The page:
I’ve moaned consistently about how some dramas don’t really require a second series. Some stories are told over 5,6 or 8 episodes and tie up all the loose ends nicely. Believe it or not there are times even I can be proved wrong. Case in point is the absolutely stunning second series of Sally Wainwright’s Calder Valley masterpiece Happy Valley.
The first series, which was shown in 2014 wasn’t just the best drama of that year, but one of the best UK dramas for years. It ended with huge ratings, got everyone talking and yet when the second series was announced my little heart sank. It was sheer perfection and I’ve learnt that TV lightning almost never strikes twice. Wrong again! We’re only two episodes into the six-part second series and it’s already as compelling as the first.
|At Home With Braithwaites ran for four series on ITV|
Sally Wainwright is no stranger to do more than one series of her hits. Her first ITV hit was the fantastic At Home With the Braithwaites which ran for four series. She created and wrote three series of her other superb police drama Scott & Bailey before leaving the show to focus on Happy Valley and the upcoming fourth series of Last Tango in Halifax which itself is a masterpiece.
|Last Tango in Halifax was based on Sally’s mum’s experiences.|
So what is it exactly that’s got me so in awe of Happy Valley? It’s just so well done. Sarah Lancashire inhabits her tortured no nonsense character so well, it’s cliched but I could watch her read the phonebook. Then there’s her relationship with her onscreen sister, the equally brilliant
Siobhan Finneran. Each time the two are together on screen I have the biggest smile on their face. It’s not the first time the pair have worked together, they were also thick as thieves in the first series of BBC1’s Clocking Off from Paul Abbott. The series was also produced by the same production company, Red Production Company which now produces Happy Valley. It was clear from the scenes they shared in Clocking Off that the pair shared a good chemistry. I think something else that’s working in favour of this second series of Happy Valley is the fact that Sally Wainwright (who also directs) knows each member of her cast so well, she can write to their strengths. She has worked with Sarah Lancashire for three years on Last Tango in Halifax, Siobhan Finneran has in a number of Sally’s other dramas like Sparkhouse, The Amazing Mrs. Pritchard and 2009’s Unforgiven. She has long ties with the new cast members too. Kevin Doyle who has the joined the cast as John Wadsworth also played a pivotal in Sally’s At Home with Braithwaites from 2000 till the series ended in 2003. Amelia Bullmore who is blackmailing John over their affair also worked with Sally on Scott & Bailey. The fact the cast have these ties with the writer must account for some of it’s success.
|Amelia Bullmore in Scott & Bailey from 2011-2014|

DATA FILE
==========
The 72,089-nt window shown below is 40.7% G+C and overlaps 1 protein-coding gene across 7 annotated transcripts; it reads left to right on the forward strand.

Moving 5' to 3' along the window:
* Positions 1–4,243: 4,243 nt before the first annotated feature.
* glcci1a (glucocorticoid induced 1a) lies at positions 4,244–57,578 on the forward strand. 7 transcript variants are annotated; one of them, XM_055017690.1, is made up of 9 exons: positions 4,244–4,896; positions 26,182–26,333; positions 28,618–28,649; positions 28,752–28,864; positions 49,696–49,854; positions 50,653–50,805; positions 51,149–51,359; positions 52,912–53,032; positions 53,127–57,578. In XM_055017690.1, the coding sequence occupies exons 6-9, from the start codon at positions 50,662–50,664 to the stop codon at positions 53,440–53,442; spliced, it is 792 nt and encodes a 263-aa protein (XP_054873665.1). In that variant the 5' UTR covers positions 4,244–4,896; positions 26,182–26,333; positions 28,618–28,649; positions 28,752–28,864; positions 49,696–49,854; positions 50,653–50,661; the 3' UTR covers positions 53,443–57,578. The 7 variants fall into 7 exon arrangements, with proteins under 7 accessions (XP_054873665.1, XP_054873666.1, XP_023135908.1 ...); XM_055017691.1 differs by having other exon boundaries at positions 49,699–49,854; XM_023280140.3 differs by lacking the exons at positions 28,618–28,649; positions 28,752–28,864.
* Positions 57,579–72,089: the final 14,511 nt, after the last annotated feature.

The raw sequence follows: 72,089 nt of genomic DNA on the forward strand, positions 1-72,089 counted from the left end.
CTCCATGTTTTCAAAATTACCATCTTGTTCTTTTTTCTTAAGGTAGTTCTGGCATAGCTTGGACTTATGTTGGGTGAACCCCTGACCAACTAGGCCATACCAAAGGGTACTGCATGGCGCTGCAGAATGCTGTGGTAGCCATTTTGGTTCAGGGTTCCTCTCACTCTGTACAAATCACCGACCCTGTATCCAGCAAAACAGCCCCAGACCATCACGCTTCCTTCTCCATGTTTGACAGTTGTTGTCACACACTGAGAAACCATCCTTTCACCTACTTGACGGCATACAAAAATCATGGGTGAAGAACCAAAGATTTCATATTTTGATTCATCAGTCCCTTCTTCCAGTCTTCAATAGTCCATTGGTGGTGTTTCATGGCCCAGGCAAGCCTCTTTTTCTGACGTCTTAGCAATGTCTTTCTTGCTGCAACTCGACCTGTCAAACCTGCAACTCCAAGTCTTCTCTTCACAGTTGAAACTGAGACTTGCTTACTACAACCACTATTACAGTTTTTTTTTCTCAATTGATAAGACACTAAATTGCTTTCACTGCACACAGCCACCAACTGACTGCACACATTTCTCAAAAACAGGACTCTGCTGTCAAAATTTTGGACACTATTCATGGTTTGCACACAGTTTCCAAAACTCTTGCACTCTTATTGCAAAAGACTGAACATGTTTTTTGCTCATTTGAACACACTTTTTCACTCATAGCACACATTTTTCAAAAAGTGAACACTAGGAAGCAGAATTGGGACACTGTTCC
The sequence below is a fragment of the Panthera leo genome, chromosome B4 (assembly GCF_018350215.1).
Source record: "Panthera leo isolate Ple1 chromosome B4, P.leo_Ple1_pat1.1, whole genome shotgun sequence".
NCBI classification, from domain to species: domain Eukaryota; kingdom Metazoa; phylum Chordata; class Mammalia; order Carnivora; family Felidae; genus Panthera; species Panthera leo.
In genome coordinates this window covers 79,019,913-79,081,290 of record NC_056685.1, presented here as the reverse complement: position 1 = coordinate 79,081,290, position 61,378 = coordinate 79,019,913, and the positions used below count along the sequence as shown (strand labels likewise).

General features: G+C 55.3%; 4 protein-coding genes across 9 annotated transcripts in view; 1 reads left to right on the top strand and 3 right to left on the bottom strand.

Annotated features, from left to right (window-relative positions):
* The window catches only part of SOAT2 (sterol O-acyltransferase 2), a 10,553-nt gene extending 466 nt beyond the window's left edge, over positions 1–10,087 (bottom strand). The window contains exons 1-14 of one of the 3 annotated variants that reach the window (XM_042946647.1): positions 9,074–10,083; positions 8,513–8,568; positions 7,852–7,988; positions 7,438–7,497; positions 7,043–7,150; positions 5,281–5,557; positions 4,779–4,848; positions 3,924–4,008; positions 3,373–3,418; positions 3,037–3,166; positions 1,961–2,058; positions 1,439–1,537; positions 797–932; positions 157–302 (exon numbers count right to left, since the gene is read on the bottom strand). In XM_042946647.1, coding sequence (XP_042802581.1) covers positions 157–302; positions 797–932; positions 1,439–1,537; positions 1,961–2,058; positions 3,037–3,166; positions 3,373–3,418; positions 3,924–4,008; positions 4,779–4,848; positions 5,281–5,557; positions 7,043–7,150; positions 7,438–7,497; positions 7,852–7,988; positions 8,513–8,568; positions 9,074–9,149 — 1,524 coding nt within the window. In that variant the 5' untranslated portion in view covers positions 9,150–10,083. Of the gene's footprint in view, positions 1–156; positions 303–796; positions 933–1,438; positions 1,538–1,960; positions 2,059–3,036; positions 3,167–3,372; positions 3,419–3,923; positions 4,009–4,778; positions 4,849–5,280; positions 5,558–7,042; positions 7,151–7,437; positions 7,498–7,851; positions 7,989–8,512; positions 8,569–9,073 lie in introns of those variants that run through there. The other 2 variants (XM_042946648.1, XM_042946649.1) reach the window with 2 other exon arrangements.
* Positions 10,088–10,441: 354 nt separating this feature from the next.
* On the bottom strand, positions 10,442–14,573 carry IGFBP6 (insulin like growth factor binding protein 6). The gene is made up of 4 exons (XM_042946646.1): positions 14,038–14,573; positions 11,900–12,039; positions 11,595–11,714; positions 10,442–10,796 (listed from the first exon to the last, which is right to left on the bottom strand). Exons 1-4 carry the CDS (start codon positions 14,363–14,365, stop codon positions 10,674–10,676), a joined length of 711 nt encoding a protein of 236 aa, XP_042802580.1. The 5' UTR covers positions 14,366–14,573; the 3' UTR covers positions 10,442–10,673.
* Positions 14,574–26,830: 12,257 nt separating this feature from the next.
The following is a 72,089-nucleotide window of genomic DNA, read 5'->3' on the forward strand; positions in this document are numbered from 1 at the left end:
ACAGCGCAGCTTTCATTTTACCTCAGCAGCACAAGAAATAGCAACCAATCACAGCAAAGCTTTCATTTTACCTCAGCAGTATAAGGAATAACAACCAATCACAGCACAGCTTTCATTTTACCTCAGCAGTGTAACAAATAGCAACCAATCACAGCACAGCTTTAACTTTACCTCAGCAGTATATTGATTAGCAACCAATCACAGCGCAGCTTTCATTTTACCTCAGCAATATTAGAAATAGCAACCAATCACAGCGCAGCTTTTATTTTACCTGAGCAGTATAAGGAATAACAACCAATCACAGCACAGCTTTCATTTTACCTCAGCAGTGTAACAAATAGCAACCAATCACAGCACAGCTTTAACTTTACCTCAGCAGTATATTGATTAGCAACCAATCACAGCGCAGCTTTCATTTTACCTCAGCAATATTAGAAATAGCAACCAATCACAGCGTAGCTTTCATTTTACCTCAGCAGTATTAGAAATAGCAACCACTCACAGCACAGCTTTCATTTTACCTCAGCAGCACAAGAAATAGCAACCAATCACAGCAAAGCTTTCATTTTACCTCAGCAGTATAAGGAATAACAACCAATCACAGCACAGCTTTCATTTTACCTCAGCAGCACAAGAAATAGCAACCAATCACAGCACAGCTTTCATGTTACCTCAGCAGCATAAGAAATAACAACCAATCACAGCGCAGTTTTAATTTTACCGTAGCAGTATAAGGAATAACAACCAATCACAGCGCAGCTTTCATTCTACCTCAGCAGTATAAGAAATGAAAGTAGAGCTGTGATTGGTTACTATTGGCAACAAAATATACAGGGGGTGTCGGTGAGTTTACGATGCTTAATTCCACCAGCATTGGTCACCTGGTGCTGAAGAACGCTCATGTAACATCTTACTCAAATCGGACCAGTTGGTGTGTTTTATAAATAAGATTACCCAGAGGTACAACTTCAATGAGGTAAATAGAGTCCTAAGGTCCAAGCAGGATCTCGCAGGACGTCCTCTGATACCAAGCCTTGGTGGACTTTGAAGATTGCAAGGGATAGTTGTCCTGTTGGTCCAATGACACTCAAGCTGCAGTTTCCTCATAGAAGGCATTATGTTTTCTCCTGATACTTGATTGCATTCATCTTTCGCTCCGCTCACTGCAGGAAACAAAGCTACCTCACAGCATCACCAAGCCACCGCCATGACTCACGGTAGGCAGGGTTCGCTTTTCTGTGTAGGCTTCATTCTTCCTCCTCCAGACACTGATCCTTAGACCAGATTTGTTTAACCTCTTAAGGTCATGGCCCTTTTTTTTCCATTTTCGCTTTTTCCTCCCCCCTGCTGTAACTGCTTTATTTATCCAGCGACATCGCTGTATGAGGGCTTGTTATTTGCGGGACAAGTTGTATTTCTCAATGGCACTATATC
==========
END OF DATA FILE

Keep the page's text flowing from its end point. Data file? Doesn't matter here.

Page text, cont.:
Then there’s the story, or should I say stories that are seemingly interwoven throughout. each one as compelling and engrossing as the one before. There’s an awful lot going on but Wainwright’s skill is such that you never feel confused or lost at any point. There’s the death of Tommy Lee Royce’s mother Lynne which Catherine is suspected of. Kevin Doyle plays John, a policemen on the investigation looking into the murder who is being blackmailed by a woman who he’s been affair with. Vicky (played by the always brilliant Amelia Bullmore) is going to desperate measures to assure John leaves his wife. She drugged him and took comprising photos that she plans to send out to everyone in his phone’s address book if he doesn’t comply or pay her the £1000 pounds a month she’s requesting. Then there’s the wonderfully creepy Shirley Henderson as dowdy Frances Drummod who is visiting Tommy Lee Royce in prison and who has just taken a job at his son’s school in a bid to closer to him. Still following? Then there’s Ann Gallagher (Charlie Murphy) who has used her terrifying experiences in the first series to launch herself into a new career as a ‘plastic policemen’ on Catherine’s unit. The Gallagher’s have a lot to contend with since we said goodbye to them eighteen months ago, Nev’s wife and Ann’s mother has died from cancer and Nev’s fired brooding and mysterious employee Sean Balmforth (Matthew Lewis) who Catherine suspects of the violent murders. If that weren’t enough Claire (Siobhan Finneran) who is a recovering alcoholic and spent the first series loyally by her sister’s side, has fallen off the wagon rebelling. Wow that’s a lot!
The joy of Happy Valley though is that each of the stories sit together with one another and you know they’ll come together in ways we’re not clever enough to imagine at this point. Happy Valley features everything a British drama does best: It’s full of believable, true to life characters, it’s gritty but is full of humour – it’s damn near perfect! Full of intrigue, and one great performance after another from a cast that doesn’t put a foot wrong. We’ve been experiencing what some have referred to as ‘Golden Age’ of drama of late, with most of the plaudits going to series like Breaking Bad and the Netflix originals like Orange is the New Black. Don’t get me wrong I think Breaking Bad was one of the best TV dramas I’ve ever ever seen but Happy Valley is right up there with it for me. It’s doing it a complete disservice to just describe this as a great British drama, it is that but it’s also a great drama. It’s one we should be proud of, and shout about. If you’re not watching you’re missing out on everything! I have one small complaint about this new series: there’s only four episodes left!!!
Happy Valley Continues Tuesday 9.00pm on BBC One.